Airbnb features Sydney

Airbnb, Surry Hills

Alexandra Meyer

Airbnb, a community marketplace where people can list and book unique accommodations around the world, recently launched their Neighbourhoods feature in Sydney.

The site has been around since 2008 and now connects people to travel experiences in more than 33,000 cities and 192 countries.

The site has consistently offered great information about the choices for accommodation but the Neighbourhoods feature now provides more hyper-local spotlights on different places.

Airbnb currently has Neighbourhood features in places like Los Angeles, Boston, Buenos Aires, London, Rome and Venice and has now added Sydney and Tokyo.

While the Neighbourhood feature does give more in-depth information about each neighbourhood, it seems to give more of a sense of the feeling of that area rather than specific recommendations on where to go.

The Neighbourhood feature combines beautiful photography from local photographers, a bit of editorial perspective as well as some practical information.

One thing that I found with the Neighbourhood feature is that it is a bit limited when it comes to customization.

It’s different than many other accommodation booking sites where you can type in something like ‘family-friendly’ or ‘good for business professionals’.

Instead you can simply click on the already existing tabs like ‘touristy’, ‘great transit’, ‘shopping’, ‘by the beach’ or ‘loved by Sydneysiders’.

The neighbourhoods all have cheeky little descriptions that have clearly come from locals who know the areas well.

Bondi Beach’s description is simply ‘Babes on the beach. Babes at the bars’ and includes a couple tags like ‘famous’, ‘sun baking’, ‘swimming’ and ‘laid-back’.

Within each feature you’ll find an array of stunning photographs of typical homes in the area, people out and about and several local shops.

A visit to Orto Trading Company...upon our host's recommendation
A visit to Orto Trading Company…upon our host’s recommendation

The images often show the name of the retailer so you know which one they are highlighting but they do not provide actual information about the specific place such as an address or web site.

On one hand I wished they had been a bit more specific though the ambiguity allows you to go out and really explore the area on your own.

I recently used Airbnb’s Neighbourhood feature to find a place to stay in Sydney.

I chose the neighbourhood of Surry Hills, described as “Cool places and cooler people comprise one of Sydney’s coolest neighbourhoods.”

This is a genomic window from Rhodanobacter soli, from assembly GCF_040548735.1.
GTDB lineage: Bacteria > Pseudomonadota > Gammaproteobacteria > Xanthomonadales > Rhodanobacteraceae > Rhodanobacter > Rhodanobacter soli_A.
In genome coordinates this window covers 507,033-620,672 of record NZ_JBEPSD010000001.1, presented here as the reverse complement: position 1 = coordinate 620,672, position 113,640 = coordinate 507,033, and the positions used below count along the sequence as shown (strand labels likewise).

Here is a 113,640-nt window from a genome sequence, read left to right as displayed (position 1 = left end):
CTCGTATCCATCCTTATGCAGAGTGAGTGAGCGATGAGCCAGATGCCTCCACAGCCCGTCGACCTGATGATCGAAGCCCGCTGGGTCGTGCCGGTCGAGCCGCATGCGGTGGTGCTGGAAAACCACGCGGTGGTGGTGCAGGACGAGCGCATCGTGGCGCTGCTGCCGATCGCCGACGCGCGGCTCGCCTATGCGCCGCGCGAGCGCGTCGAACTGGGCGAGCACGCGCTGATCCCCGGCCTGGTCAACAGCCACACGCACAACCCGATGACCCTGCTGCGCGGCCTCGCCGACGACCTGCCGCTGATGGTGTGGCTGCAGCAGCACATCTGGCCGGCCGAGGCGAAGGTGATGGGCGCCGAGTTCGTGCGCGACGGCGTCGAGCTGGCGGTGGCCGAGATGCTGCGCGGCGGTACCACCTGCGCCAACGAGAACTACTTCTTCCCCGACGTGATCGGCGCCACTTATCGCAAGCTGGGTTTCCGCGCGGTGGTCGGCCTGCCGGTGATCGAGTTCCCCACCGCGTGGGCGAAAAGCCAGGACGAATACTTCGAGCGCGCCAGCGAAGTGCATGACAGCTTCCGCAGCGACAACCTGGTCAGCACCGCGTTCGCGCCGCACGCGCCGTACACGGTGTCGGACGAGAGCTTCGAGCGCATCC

A bit vague but it does go on to give a bit more information about the area.

Each feature provides a map of the neighbourhood and its location within the larger area, as well as information about travel time from the airport and the ease or difficulty of having a car and using public transport.

As a bit of a foodie myself I loved the images of the numerous bars and cafes within the area and decided it would be a great spot to explore Sydney a bit more.

I ended up staying in a warehouse style apartment owned by Daniel Joyce who has been using Airbnb for the past 3 years.

Joyce originally started renting out his apartment when he was planning to go overseas and booked a place to stay on his travels.

Upon making the booking abroad Airbnb suggested that he list his place for rent while he was away.

Liking the idea Joyce ended up renting out his place for two months and financed his whole trip before he had even left.

Warehouse apartment in Surry Hills...Airbnb
Warehouse apartment in Surry Hills…Airbnb

“It was a brilliant experience. And my first couple experiences with Airbnb were just so good, pretty much everyone has left the apartment even cleaner than when they arrived and even some have left gifts to say thank you or if they broke a glass or something. Just the quality of people who rent is so high it creates a really great experience,” he said.

While some people are a bit skeptical of letting strangers into their home, myself included, Joyce said he’s come up with a pretty good system that works for him.

“I only ever accept people that have reviews and that have a rental history, if anyone doesn’t have a profile or experience then for me it’s just too risky,” he said.

Joyce said he did know a few people to have bad experiences like guests who scratched the floor but they typically were not very choosy about their guests.

The level of trust and communication is quite high which seems to have created a great community within Airbnb.

“You definitely form really strong relationships with a lot of the people that stay and I’m still in touch with a couple of them. I tend to have a lot of entrepreneurs and exciting people from around the world who stay here so generally if they’re coming for a couple weeks I’ll have a coffee with them when they arrive and you chat and bond and half the time I’ll have a beer with them if I’m still around,” he said.

“I see it more as a positive opportunity not just to network but to make some really interesting connections.”

Joyce was more than happy to recommend a number of cafes, restaurants and bars within five minutes’ walk of his apartment.

So while the Neighbourhood feature might not supply a direct guide to the area, chances are your host will know just where to go.

For more information, visit

Share this article